* * *

The Society of Biblical Literature is the oldest and largest non-sectarian international scholarly membership organization in the field of biblical studies. Founded in 1880, SBL’s membership includes scholars, teachers, students, and individuals from all walks of life who share a mutual interest in the critical, academic study of the Bible. SBL’s mission is to foster biblical scholarship.

ucla digital humanities twitter project preserves voices of egyptian protesters

UCLA Hypercities Egypt

UCLA Hypercities Egypt

A front page story by Jonathan Lloyd on the NBC Los Angeles website highlights a UCLA Digital Humanities project that is using Twitter to preserve the voices of the protesters in Egypt.

The Hypercities Egypt project streams Twitter updates and overlays them on a digital map of Cairo.

My UCLA DH colleague, Yoh Kowano, explains how it works in this video. He says:

“You just let the program run, and you almost feel like you’re there,” explained Yoh Kawano, a member of the UCLA Center for Digital Humanities program, who built the program’s interface. “It collects tweets live from Cairo and displays them in real time on a map.”

A story by UCLA’s Meg Sullivan offers more details:

Subtitled “Voices from Cairo through Social Media,” the program displays a new tweet every four seconds over a digital map of Egypt’s capital. Because it gathers tweets from those who have enabled Twitter’s “add location” function, the program also maps the precise location in Cairo from which they were sent. And the Twitter users’ avatars — often photos of the protesters themselves — accompany the poignant messages, providing a moving immediacy to the experience.

Visit the site here.

this week’s sign that the apocalypse is upon us: jim west is on twitter

Dr. Jim West on Twitter

Dr. Jim West is now on Twitter @drjewest.

yes, jim west is now on twitter.
so follow him @drjewest!

(this ought to be fun!)

the facebook setting you should change as soon as possible

Gawker is reporting that Facebook is finally making https protocol available to provide at least some protection against Firesheep and other credential-sniffing hackerware.

Facebook has at long last offered an option to use the encrypted “HTTPS” protocol, a feature it will begin rolling out today but won’t finish for a “few weeks.” You should check now if it’s available, and sign up as soon as it is enabled for your account. The performance overhead is minor—zippy Gmail, for example, uses HTTPS for everything—and it’s an important step to keep your Facebook account safe from being hijacked on an open or poorly secured wireless network.

By default, Facebook sends your access credentials in the clear, with no encryption whatsoever. Switching to HTTPS is important because a browser extension called Firesheep has made it especially easy for anyone sharing your open wireless network—at cafe or conference, for example—to sniff your credentials and freely access your account. One blogger sitting in a random New York Starbucks was able to steal 20-40 Facebook identities in half an hour. HTTPS solves this longstanding problem by encrypting your login cookies and other data; in fact the inventor of Firesheep made the software to encourage companies like Facebook to finally lock down their systems.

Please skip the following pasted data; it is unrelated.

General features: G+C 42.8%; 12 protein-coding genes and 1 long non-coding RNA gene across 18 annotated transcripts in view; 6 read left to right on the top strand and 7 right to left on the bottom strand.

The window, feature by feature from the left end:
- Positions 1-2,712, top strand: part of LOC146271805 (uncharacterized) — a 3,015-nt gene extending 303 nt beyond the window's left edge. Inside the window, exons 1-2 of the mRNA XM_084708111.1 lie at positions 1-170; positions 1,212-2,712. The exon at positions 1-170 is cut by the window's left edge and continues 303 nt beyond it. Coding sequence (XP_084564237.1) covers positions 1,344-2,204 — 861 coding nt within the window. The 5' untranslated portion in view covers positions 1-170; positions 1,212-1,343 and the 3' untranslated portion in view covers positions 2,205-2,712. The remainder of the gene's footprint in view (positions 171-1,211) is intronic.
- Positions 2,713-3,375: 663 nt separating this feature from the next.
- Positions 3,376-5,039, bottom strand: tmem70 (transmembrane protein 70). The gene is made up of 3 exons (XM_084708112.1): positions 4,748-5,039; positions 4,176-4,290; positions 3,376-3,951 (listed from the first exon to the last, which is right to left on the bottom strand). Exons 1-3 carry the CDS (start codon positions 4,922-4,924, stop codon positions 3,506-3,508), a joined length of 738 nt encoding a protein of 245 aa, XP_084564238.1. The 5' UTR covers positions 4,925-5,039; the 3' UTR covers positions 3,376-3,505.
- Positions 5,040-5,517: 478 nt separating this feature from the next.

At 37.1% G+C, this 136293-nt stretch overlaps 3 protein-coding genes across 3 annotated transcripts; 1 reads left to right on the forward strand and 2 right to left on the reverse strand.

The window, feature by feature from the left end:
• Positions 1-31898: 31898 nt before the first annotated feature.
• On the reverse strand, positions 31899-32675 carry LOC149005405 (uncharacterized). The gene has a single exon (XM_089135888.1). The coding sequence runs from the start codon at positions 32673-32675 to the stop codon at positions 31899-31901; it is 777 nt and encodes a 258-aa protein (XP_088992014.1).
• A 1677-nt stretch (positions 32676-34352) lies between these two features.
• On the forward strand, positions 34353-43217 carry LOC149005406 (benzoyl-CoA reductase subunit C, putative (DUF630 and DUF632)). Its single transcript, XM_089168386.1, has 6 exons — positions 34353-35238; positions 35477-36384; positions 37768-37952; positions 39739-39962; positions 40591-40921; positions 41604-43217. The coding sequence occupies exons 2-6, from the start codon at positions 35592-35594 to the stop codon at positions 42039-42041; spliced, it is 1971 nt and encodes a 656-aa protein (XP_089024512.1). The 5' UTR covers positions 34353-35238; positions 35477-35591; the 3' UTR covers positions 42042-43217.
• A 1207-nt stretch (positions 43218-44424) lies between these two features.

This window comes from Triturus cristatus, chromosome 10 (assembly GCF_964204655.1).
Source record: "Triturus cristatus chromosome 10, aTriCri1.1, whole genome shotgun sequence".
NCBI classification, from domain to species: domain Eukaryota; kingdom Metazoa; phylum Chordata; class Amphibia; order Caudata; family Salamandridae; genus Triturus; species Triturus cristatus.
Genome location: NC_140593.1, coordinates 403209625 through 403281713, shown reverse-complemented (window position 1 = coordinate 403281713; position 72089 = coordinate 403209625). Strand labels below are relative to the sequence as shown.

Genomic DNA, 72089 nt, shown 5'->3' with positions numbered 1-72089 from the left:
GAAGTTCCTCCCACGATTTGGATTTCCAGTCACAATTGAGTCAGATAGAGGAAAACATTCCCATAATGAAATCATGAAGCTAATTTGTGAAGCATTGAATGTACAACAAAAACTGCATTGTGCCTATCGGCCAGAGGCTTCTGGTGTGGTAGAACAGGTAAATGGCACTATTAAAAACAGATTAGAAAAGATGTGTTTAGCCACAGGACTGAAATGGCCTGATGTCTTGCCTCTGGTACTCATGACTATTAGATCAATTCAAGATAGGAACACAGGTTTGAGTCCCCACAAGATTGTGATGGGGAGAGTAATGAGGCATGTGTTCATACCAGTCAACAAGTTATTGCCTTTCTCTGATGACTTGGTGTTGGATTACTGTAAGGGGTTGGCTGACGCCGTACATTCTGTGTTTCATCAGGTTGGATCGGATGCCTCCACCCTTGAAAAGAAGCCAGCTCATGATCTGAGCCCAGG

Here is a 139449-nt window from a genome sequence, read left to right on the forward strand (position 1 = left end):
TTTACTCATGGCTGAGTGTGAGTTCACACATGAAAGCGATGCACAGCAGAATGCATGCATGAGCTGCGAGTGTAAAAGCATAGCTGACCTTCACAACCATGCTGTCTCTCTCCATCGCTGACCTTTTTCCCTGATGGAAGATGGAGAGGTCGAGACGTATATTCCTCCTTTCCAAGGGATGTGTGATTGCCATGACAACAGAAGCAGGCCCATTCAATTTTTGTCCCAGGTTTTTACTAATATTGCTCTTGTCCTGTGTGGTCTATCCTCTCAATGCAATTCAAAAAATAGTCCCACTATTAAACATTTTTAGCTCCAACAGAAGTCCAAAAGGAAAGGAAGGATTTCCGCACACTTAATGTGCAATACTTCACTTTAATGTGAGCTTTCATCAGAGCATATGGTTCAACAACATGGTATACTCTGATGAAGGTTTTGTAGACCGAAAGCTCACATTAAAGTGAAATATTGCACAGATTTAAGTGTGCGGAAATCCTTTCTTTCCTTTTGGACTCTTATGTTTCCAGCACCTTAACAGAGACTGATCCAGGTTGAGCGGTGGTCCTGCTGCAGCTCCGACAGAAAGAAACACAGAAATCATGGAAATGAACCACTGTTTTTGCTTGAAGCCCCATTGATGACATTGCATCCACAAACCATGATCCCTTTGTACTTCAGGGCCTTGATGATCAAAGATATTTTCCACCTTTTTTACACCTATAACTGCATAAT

You can sign up for Facebook HTTPS by going to Account Settings and then selecting “Account Security,” third from the bottom. Then click under “Secure Browsing” — if it’s there. Facebook says everyone should have this by the end of the day, but in the meantime you might be missing the relevant option toggle.

Check your account and switch to https security now (!), especially if you use a laptop at internet cafés. Otherwise, who knows who might be reading your mail…

The Paradigmatic Facebook Argument

The Paradigmatic Facebook Argument jim pointed me to a graphic i found hilarious. it essentially encompasses 90% of ‘debates’ on facebook.

Read More
via Zwinglius Redivivus

daily bruin: tech-savvy professors take to tweeting

Dr. Robert R. Cargill's Jerusalem Course Twitter Page

Dr. Robert R. Cargill's Jerusalem Course Twitter Page

Flavia Casas has authored an article in UCLA’s Daily Bruin entitled, Tech-savvy professors take to tweeting.” In the article, the author highlights professors who have developed ways to incorporate and utilize social networking technologies into their classroom instruction. The article begins:

Logging onto Facebook, Twitter and Blogspot are all part of a hard day’s work for Professor Robert R. Cargill.

At any given time, Cargill may be uploading lecture notes, links to articles, or posting last-minute announcements on the Twitter account he created specifically for his UCLA course on Jerusalem.

Cargill is one of a few UCLA professors who have taken the uncommon step of integrating Twitter and other social media websites into their courses.

“The idea for me is to go to where the students are,” Cargill said. “If I’m truly interested in teaching students, I’ll meet them halfway.”

Part of my job as Instructional Technology Coordinator at UCLA is to assist university instructors with incorporating new technologies into their courses. Twitter, Facebook, blogging, YouTube, iTunes U, and UCLA’s CCLE/Moodle online learning management system have provided my students with up-to-date resources and notifications regarding my Jerusalem, the Holy City course. Perhaps the best part is that it’s all automated: an update to the blog automatically updates my Twitter page, which in turn updates my course Facebook page. Students are therefore provided with class updates in the places they already are, and what looks like a lot of work is actually quite simple.

If you’d like to learn more about incorporating social networking into your classroom instruction, please feel free to contact me at cargill(at)humnet(dot)ucla(dot)edu.

Top 10 Viral Videos of the Year on YouTube

YouTube has ranked its top 10 videos of the year in a video of its own. Some of these still crack me up, including the #1 video.
Check ‘em out.